1. Select the team (*remember to involve a librarian at this stage*).
- Systematic reviews cannot be performed by just one person. The screening process requires a minimum of two people familiar with the subject matter, and a third reviewer is often involved in resolving conflicting decisions later in the review process.
2. Define the review question and eligibility inclusion/exclusion criteria.(*librarian contribution*)
- In order to feasibly compare and synthesize the results of included studies, a narrowly defined question is more appropriate.
3. Identify all potentially eligible studies.(*librarian contribution*)
- Systematic review search strategies are critically important; given that studies are the subjects of a systematic reviews, the search strategy used to identify studies can be considered equivalent to human subjects recruitment methods in terms of its critical importance in determining the representativeness of the sample and guarding against biased selection.
4. Register the protocol prior to screening studies
- Protocols serve:
- to avoid duplication of multiple reviews addressing the same question.
- to establish a review and allow editorial referees to provide guidance and advice throughout the process
- to help the review process remain systematic, unbiased and well-defined.
- to help ensure your chance of publication. An increasing number of journals recommend or require that a protocol have been registered.
- Protocols may be registered at:
- PROSPERO - international prospective register of systematic reviews in health and social care. One major purpose of PROSPERO is to reduce duplication of reviews, and promote efficient use of resources.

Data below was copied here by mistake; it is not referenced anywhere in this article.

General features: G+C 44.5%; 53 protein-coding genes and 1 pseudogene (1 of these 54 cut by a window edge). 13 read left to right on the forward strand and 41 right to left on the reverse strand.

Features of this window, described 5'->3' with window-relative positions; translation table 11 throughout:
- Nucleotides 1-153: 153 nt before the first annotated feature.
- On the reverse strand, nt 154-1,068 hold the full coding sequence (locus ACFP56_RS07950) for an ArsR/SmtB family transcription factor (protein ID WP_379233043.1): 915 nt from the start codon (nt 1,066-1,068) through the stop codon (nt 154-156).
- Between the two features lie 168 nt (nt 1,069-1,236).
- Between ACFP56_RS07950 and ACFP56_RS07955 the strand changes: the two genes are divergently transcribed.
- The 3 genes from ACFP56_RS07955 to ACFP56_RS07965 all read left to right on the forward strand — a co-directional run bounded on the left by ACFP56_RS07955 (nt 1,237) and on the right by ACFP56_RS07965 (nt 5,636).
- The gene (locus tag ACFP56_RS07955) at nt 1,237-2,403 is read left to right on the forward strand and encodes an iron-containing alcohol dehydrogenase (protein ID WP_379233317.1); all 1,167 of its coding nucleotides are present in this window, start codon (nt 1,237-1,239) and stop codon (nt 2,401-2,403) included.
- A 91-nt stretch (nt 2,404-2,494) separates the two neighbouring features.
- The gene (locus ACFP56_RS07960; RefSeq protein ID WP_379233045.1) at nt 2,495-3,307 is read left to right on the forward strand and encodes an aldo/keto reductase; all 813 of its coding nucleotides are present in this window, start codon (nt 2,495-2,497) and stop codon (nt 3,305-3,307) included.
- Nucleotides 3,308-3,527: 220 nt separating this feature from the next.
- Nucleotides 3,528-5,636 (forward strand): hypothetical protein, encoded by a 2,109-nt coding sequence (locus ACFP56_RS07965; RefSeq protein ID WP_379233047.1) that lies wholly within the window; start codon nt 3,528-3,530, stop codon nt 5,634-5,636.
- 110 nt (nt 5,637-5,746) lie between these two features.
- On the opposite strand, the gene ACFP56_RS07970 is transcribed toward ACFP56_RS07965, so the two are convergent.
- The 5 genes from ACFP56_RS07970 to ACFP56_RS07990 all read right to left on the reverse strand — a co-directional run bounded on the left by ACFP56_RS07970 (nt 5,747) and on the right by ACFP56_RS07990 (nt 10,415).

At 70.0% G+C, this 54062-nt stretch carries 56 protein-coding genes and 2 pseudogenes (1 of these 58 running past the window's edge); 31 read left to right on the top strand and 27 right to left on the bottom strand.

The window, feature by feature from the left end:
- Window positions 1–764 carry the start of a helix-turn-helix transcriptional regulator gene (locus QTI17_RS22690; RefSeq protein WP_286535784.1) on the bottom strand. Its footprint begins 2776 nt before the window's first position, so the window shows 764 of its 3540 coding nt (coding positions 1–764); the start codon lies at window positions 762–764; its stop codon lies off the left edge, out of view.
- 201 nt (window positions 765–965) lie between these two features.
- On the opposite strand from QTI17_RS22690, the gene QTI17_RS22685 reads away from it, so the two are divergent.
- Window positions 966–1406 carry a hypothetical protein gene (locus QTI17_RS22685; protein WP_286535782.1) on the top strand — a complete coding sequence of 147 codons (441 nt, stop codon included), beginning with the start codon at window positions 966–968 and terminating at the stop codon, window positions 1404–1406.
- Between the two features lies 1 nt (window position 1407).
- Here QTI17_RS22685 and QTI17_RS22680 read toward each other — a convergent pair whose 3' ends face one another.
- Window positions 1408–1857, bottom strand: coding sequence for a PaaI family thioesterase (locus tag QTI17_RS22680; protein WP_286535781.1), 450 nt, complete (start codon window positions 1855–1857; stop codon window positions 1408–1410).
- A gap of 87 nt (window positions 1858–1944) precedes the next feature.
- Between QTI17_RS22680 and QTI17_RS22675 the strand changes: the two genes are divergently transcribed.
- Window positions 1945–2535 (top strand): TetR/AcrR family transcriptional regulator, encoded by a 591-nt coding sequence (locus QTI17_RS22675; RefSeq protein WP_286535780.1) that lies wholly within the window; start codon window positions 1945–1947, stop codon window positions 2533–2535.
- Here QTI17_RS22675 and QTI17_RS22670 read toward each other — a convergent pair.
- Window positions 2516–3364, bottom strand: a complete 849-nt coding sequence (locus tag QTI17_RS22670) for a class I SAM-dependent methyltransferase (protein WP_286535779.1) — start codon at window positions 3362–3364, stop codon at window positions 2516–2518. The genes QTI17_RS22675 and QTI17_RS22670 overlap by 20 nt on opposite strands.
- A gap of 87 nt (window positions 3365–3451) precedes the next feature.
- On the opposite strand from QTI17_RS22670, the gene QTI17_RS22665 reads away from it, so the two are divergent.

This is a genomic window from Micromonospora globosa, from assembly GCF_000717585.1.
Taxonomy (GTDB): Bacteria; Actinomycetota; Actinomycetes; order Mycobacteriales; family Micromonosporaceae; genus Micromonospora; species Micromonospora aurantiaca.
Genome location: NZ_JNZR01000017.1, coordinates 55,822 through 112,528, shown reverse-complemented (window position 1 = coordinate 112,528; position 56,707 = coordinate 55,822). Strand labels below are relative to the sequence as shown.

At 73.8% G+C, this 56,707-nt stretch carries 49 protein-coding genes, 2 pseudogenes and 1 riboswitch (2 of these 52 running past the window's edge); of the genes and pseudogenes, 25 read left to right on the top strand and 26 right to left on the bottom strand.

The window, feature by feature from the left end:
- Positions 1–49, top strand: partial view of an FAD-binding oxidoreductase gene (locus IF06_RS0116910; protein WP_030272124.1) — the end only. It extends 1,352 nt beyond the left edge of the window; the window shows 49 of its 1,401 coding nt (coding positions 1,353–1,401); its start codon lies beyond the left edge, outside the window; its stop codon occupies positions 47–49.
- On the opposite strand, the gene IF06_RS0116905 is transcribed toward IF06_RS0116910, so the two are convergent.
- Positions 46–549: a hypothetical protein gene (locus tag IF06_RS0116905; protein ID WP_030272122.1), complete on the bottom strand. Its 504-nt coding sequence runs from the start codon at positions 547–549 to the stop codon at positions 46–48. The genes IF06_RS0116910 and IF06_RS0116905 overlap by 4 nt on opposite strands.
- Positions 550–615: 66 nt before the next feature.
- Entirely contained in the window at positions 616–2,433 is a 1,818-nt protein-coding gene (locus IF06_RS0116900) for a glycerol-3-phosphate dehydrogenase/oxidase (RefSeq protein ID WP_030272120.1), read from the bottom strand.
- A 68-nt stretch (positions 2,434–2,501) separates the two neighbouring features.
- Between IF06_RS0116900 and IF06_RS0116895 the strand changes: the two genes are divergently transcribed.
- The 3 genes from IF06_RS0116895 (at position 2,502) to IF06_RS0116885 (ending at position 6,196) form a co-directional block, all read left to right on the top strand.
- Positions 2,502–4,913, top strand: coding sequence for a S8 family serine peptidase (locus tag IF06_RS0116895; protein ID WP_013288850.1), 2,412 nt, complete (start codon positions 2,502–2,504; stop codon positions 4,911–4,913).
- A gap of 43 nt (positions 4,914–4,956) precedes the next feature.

- Cochrane Collaboration - international organization, produces and disseminates systematic reviews of health care interventions.
- Campbell Collaboration - produces systematic reviews of the effects of social interventions.
5. Apply the pre-specified eligibility criteria to select studies for inclusion and keep track of the data.
- The screening process occurs in two phases: an initial screening of titles and abstracts, followed by reviewing the full text of articles that were included during the title/abstract screen.
6. Assess the methodology of studies to determine risk of bias.
- Many tools for risk of bias assessment exist. For assistance in locating an appropriate risk of bias assessment tool, please work with the librarian.
- *Keep in mind that for systematic reviews, risk of bias assessment addresses the methodological quality of your included studies; this is not to be confused with publication bias, which may be a second, pooled assessment of bias, particularly for meta-analyses.
7. Analyze the data and begin your meta-analysis of the included studies.
8. Address any reporting bias that may exist.
9. Prepare a structured report of the research. (*librarian contribution to the methods section*)
- The required elements of a systematic review or systematic review and meta-analysis vary slightly with the standards you use, but a commonly used standard is the Preferred Reporting Items for Systematic reviews and Meta-Analyses (PRISMA). PRISMA provides a checklist that can help you structure the report and ensure you have reported the required elements.
10. Interpret the results to make conclusions and/or recommendations.
11. Keep up with new articles on your topic published after the initial search and undertake publishing. (*librarian partial contribution*)
- If it has been more than six months since the initial, full search across all identified databases, it may be necessary to rerun the searches to capture all research published since the initial search.